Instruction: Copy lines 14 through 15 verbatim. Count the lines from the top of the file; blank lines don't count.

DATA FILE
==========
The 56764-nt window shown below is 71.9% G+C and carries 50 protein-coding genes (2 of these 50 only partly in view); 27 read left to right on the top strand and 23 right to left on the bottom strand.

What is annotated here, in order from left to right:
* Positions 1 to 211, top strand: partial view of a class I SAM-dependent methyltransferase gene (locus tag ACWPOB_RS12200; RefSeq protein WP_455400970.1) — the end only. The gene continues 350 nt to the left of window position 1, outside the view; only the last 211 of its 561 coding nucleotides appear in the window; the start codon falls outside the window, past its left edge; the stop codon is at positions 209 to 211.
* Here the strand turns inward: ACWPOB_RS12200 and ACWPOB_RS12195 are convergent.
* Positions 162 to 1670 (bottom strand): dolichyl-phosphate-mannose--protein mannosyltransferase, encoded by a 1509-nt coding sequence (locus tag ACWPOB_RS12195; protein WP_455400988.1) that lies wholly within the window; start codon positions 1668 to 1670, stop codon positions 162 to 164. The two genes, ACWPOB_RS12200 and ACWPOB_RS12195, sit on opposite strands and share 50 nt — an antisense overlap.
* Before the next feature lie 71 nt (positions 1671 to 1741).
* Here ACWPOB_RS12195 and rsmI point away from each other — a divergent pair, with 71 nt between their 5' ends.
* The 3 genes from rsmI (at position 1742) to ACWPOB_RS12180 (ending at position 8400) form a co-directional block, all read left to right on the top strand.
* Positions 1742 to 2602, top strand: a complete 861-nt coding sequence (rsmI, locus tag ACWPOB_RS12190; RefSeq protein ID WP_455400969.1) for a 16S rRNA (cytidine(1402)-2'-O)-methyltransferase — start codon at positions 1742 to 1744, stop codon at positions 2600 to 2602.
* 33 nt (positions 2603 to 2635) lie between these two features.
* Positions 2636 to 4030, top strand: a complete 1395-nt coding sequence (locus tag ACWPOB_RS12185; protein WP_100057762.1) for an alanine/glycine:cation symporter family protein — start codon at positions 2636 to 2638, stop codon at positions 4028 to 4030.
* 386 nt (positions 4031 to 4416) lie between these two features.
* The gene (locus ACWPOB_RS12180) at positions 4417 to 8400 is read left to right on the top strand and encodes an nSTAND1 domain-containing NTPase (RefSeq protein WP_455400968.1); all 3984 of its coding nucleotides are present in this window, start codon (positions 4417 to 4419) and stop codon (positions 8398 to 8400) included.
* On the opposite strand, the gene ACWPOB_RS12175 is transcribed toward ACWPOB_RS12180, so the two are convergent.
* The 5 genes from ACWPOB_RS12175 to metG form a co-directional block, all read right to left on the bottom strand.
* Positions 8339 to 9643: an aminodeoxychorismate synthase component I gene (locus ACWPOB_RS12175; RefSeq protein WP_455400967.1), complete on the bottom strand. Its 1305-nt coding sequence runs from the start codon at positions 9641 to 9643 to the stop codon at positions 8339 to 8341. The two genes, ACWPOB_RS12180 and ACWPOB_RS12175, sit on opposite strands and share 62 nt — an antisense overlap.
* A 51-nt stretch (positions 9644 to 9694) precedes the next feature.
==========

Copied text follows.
* On the opposite strand, the gene ACWPOB_RS12175 is transcribed toward ACWPOB_RS12180, so the two are convergent.
* The 5 genes from ACWPOB_RS12175 to metG form a co-directional block, all read right to left on the bottom strand.